Two Wisconsin Species Battle Back from the Brink of Extinction
Osprey and Trumpeter Swans Return to Our State
by Helen Zhang, age 12
The trumpeter swan and the osprey have been removed from Wisconsin’s endangered species list. These birds, once on the brink of extinction, are making a very strong comeback.
By 1900, Wisconsin’s trumpeter swan population had been annihilated by hunters. During the 20th century osprey populations were devastated by DDT, a pesticide used to kill insects and weeds. It wasn’t until the 1970’s that Wisconsinites decided to take action.
Between 1972 and 1993, money donated by several Wisconsin utilities helped fund a project to build two hundred osprey nest platforms. This project was successful in helping to restore the osprey population.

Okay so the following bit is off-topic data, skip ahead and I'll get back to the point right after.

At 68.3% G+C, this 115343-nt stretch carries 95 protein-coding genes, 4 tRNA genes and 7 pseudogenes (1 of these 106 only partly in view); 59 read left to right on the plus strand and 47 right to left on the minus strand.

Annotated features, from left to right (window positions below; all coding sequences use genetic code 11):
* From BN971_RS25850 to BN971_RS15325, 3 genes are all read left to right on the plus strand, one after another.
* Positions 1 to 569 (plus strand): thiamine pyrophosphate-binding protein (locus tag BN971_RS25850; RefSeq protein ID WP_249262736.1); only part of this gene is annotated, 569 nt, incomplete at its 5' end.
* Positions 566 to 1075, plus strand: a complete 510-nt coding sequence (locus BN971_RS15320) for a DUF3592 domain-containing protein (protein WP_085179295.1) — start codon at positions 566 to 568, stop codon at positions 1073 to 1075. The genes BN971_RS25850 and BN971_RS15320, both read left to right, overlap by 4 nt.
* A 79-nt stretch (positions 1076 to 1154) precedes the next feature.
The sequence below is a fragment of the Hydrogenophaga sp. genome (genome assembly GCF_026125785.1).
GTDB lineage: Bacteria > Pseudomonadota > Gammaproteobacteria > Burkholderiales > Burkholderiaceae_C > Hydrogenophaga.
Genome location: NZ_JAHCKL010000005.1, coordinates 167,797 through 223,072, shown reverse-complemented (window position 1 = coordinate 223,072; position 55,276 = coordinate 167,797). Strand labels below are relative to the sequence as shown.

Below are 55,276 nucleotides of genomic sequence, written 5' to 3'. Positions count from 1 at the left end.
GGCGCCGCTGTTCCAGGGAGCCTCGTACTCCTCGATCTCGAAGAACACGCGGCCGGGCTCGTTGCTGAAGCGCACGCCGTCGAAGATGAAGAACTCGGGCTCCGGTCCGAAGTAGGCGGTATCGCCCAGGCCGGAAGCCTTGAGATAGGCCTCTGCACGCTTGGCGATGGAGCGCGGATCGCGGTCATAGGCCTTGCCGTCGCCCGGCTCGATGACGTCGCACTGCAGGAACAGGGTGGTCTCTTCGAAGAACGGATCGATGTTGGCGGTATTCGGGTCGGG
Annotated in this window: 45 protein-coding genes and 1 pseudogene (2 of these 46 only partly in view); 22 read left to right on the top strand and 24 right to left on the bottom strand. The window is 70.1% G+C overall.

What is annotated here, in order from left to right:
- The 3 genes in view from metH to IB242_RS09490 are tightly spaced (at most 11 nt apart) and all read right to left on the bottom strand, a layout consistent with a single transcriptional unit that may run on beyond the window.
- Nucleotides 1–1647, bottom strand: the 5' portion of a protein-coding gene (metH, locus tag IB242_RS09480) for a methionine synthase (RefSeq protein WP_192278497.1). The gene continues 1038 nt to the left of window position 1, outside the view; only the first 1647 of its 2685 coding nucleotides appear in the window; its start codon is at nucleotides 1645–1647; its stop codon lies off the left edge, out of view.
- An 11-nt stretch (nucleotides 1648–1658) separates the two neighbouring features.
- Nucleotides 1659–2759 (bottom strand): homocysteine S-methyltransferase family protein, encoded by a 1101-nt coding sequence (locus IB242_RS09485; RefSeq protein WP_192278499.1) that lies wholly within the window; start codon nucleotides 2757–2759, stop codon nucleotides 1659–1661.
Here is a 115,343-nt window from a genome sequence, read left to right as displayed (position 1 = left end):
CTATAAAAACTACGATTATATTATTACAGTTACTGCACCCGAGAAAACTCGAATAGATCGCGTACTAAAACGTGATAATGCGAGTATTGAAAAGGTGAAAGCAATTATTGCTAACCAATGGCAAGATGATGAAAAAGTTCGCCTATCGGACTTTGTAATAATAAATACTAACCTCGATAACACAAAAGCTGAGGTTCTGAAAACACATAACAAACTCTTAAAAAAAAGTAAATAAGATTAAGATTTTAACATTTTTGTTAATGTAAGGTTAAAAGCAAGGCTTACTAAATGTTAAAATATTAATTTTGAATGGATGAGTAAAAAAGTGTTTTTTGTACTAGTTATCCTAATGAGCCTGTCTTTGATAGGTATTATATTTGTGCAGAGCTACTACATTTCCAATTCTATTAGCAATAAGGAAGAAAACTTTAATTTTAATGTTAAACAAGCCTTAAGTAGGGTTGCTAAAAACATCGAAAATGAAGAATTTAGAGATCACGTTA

From 1989 to 1997, Wisconsin DNR employees reintroduced the trumpeter swan to Wisconsin. During their restoration project, they gathered 385 eggs from swans in Alaska and brought them to Wisconsin. The eggs were then hatched at the Milwaukee County Zoo. Two years later, many of these birds were released into the wild.
With help from biologists and volunteers, these two native species have made exciting returns to Wisconsin’s wild areas. In 2008, 484 pairs of osprey were discovered nesting in the state. A record 183 trumpeter swan nests were found in 2009. The revival of these two birds shows that efforts to conserve endangered species can be successful.
Although ospreys and trumpeter swans are off Wisconsin’s endangered list, both species are still at risk. They will continue to be protected by federal law to prevent future risk of extinction.
[Source: Milwaukee Journal Sentinel]